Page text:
Conductor: Daniel Barenboim
Beethoven: Symphony No 6 in F Major, Op. 68 (Pastorale)
Beethoven: Symphony No 7 in A Major, Op. 92
After one day off in the course of Carnegie Hall's Beethoven symphony marathon, it was back to business yesterday evening with the countryside-inspired Sixth and the energy-filled Seventh. At this point though, it was with full confidence that I walked down Broadway before making a left turn on E. 57th Street. If the previous two concerts had been any indication, those two compositions did not sound like anything the young, bold and extremely talented West-Eastern Divan Orchestra could not handle.
So I went back to my "Beethoven seat" in another packed Stern Auditorium filled with another batch of new faces, except for the by now familiar sight of that one dedicated fan, who was dutifully back with her scores in the same spot.
Our little corner is really starting to feel like home.
I've always thought that the Pastorale stands out in a special way among Beethoven's symphonies. Its instantaneously recognizable moods suggesting bucolic scenes and its gentle Romantic overtones make it both innovative and accessible, a winning combination which in turn has rightfully made it one of his most popular works. Taking their cue from the composer's resolutely organic approach and their conductor's deep knowledge of the score, the orchestra was at its best when creating subtle colors and refined textures that were beautifully evoking the simple yet profound pleasures to be found in nature. The strings glowed and the woodwinds sang, deftly conjuring up the unconditional enjoyment of unspoiled green spaces and innocent peasant revelry. The assertive timpani and brass eventually joined their powerful forces for the resounding thunderstorm that would unceremoniously if temporarily disrupt the perfect day in the country. But all ended well as calm and happiness were completely restored to let the whole experience conclude on a quietly satisfied note.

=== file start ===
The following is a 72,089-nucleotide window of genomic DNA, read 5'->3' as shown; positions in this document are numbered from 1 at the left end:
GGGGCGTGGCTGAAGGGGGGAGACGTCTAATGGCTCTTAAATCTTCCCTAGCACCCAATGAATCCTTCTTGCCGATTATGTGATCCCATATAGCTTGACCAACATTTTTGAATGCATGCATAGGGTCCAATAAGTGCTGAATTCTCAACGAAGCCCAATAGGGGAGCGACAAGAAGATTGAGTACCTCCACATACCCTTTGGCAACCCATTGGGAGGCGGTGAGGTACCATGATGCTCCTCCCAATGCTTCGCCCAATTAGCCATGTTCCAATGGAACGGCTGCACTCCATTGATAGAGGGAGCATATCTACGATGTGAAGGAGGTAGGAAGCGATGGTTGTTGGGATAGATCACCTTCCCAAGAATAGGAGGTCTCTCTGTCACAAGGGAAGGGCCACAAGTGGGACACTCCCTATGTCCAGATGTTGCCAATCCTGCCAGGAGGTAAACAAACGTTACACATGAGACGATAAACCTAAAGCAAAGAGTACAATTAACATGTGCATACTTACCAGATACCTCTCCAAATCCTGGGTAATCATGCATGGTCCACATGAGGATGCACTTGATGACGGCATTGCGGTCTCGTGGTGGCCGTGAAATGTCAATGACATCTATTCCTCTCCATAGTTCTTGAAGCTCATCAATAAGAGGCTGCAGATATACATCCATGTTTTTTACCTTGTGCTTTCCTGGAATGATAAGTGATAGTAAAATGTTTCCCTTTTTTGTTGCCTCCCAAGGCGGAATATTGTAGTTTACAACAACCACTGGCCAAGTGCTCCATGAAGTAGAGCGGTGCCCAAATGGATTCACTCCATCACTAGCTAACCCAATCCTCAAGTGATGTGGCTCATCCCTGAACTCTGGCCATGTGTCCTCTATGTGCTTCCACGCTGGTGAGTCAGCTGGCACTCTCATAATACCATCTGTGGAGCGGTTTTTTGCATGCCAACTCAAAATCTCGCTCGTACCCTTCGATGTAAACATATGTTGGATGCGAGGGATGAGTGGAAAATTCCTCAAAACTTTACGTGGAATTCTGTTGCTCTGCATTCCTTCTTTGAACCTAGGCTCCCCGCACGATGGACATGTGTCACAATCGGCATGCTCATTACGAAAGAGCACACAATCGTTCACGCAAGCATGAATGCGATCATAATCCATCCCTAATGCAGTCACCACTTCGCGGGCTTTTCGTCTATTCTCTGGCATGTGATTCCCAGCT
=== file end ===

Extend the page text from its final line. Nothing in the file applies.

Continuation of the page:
The Seventh may legitimately be known as the most dynamic of Beethoven's symphonies, but the fact of the matter is its most beloved movement has always been the otherworldly gorgeous Allegretto. And no wonder. With a regal yet compelling momentum, it rarely fails to inconspicuously hypnotize the audience into a stunned silent right before the high-spirited Presto suddenly gives everybody a jolt and reminds them that music can be a lot of riotous fun too. The vast variety of harmonies and rhythms throughout the whole symphony keeps it constantly fresh and exciting, all the more so when it is performed with the boundless energy and deep commitment that was on full display last night.
Seven down. Two more to go.